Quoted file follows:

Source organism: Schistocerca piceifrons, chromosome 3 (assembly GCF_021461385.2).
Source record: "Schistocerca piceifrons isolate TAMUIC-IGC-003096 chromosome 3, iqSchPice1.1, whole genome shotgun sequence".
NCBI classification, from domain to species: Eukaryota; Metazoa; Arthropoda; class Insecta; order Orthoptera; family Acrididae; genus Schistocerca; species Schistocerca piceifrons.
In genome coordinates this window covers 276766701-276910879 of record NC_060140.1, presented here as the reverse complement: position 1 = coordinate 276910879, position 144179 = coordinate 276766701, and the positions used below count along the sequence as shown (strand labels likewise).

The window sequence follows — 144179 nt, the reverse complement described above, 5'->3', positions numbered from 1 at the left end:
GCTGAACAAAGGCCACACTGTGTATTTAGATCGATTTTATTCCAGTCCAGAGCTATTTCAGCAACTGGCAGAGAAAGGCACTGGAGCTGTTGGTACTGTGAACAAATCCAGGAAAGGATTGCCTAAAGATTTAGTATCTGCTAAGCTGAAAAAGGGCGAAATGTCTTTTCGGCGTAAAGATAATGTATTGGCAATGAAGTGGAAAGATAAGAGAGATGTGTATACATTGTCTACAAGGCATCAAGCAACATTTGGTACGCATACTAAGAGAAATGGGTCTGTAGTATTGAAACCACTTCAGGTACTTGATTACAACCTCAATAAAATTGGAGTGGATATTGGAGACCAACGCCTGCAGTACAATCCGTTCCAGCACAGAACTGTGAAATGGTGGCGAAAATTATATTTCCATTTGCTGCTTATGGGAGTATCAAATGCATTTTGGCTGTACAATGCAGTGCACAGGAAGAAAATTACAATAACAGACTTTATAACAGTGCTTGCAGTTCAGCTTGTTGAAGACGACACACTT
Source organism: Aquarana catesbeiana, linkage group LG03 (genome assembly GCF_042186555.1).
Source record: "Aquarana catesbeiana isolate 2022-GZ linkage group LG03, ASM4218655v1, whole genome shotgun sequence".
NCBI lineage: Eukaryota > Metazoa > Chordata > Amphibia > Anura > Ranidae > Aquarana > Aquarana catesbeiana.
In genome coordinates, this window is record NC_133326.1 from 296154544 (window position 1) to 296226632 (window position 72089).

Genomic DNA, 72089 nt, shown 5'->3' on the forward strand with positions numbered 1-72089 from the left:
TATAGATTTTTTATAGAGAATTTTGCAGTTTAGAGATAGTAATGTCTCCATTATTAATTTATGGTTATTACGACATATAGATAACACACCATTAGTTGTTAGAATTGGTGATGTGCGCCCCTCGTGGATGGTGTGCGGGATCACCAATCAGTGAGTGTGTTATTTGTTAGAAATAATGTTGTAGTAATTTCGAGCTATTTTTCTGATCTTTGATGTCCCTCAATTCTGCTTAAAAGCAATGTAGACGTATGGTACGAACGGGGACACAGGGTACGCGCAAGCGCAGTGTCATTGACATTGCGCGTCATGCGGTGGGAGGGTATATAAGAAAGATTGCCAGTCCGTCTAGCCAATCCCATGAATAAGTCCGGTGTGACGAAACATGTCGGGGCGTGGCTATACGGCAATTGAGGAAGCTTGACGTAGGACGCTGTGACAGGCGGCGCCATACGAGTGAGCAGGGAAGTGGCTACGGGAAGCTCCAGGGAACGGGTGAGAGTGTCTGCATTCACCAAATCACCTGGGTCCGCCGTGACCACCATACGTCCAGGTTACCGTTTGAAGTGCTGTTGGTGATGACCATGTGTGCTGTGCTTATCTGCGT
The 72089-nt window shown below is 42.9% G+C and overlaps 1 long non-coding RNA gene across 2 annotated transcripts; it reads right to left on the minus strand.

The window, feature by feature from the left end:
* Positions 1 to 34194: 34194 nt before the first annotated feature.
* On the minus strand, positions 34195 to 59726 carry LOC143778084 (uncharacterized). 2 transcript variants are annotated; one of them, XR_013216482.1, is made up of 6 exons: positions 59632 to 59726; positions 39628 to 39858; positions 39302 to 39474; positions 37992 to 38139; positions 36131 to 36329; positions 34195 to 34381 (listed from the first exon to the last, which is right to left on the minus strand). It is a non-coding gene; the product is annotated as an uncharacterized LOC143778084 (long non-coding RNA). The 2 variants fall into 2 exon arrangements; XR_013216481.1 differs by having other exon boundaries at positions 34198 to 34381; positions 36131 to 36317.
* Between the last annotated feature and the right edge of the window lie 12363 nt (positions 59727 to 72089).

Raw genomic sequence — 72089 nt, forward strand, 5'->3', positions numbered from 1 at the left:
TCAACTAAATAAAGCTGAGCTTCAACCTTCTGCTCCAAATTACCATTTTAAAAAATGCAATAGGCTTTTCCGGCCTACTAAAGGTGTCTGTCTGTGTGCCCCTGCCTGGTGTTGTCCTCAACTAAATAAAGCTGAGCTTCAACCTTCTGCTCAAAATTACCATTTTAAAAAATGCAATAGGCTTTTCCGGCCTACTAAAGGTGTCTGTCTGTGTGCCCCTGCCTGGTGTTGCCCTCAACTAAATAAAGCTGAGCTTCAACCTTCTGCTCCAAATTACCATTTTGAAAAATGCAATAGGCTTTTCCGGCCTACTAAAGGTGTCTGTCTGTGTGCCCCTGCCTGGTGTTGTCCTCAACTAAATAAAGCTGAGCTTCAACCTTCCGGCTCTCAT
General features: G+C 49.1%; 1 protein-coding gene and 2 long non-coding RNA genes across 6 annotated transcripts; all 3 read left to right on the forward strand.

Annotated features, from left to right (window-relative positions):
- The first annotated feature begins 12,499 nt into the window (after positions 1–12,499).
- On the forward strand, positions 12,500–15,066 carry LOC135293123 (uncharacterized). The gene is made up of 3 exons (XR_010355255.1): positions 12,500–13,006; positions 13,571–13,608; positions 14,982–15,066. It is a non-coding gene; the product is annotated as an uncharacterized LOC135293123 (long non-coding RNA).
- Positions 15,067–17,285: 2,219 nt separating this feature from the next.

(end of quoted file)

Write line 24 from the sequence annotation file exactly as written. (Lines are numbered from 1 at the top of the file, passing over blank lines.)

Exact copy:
- Positions 15,067–17,285: 2,219 nt separating this feature from the next.